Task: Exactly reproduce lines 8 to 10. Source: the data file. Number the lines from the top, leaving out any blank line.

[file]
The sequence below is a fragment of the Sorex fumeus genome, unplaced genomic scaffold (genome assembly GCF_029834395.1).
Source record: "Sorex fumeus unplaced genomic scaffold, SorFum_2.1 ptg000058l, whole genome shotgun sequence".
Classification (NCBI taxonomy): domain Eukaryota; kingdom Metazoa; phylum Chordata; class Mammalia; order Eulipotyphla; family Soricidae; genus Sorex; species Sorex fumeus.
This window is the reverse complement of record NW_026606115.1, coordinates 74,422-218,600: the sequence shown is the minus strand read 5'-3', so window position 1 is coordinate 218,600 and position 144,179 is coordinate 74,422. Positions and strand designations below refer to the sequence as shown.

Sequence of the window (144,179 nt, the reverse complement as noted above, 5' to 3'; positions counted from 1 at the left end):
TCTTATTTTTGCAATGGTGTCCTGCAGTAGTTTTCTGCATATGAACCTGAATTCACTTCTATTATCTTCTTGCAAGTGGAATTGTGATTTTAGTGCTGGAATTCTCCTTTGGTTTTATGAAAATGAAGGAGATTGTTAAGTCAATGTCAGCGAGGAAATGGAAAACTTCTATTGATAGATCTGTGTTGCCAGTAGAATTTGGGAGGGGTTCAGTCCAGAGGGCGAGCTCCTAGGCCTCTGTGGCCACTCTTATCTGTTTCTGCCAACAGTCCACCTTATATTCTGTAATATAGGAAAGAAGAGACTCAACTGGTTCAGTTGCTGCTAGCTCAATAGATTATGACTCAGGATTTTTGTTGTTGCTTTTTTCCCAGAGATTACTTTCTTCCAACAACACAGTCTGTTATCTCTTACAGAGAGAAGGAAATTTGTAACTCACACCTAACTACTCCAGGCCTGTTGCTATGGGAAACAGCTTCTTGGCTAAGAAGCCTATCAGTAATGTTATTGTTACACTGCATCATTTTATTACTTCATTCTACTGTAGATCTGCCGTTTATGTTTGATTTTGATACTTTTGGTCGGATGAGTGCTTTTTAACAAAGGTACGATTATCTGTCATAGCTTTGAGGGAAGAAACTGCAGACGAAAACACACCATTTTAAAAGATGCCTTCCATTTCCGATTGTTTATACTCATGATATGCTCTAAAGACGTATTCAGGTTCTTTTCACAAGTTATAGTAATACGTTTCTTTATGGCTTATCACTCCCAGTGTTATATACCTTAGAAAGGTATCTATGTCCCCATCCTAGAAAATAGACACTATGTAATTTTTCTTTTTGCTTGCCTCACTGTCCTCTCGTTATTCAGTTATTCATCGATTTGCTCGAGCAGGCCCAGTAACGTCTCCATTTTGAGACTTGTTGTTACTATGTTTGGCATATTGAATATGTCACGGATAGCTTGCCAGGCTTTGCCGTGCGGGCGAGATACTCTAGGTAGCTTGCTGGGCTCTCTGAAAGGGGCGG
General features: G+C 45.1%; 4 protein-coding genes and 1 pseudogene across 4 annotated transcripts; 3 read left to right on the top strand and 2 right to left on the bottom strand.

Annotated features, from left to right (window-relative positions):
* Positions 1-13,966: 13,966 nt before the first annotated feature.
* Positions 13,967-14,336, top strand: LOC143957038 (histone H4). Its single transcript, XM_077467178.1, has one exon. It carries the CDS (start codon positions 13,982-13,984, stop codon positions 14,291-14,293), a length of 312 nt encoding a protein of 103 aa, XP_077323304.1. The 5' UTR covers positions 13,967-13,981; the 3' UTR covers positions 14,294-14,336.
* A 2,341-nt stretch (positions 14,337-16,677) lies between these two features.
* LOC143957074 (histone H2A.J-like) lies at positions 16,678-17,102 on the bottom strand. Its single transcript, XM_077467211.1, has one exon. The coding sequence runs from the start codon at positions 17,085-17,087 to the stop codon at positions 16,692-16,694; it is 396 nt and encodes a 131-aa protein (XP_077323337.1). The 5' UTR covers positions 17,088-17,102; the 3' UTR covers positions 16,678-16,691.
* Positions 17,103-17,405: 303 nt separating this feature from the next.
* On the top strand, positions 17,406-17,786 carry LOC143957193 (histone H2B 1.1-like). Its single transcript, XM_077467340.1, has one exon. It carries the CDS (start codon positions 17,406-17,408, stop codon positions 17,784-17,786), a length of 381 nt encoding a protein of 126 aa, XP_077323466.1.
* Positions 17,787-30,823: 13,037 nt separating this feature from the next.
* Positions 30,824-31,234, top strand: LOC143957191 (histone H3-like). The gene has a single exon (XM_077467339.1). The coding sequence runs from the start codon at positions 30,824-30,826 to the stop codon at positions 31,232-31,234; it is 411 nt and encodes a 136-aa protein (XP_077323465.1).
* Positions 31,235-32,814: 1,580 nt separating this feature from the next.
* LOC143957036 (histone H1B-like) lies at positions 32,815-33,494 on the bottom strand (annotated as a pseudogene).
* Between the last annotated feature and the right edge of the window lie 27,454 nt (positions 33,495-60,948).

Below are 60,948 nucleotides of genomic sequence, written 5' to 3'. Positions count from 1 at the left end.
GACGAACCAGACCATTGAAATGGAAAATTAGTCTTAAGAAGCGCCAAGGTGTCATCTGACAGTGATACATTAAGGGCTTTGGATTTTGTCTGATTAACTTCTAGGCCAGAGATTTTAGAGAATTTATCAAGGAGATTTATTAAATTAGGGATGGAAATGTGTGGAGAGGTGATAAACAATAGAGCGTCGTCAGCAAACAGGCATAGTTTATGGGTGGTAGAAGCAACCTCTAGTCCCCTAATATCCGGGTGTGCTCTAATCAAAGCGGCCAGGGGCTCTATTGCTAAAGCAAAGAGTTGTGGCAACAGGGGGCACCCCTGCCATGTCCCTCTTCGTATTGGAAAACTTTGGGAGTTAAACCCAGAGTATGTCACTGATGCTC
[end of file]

Annotated features, from left to right (window-relative positions):
* Positions 1-13,966: 13,966 nt before the first annotated feature.
* Positions 13,967-14,336, top strand: LOC143957038 (histone H4). Its single transcript, XM_077467178.1, has one exon. It carries the CDS (start codon positions 13,982-13,984, stop codon positions 14,291-14,293), a length of 312 nt encoding a protein of 103 aa, XP_077323304.1. The 5' UTR covers positions 13,967-13,981; the 3' UTR covers positions 14,294-14,336.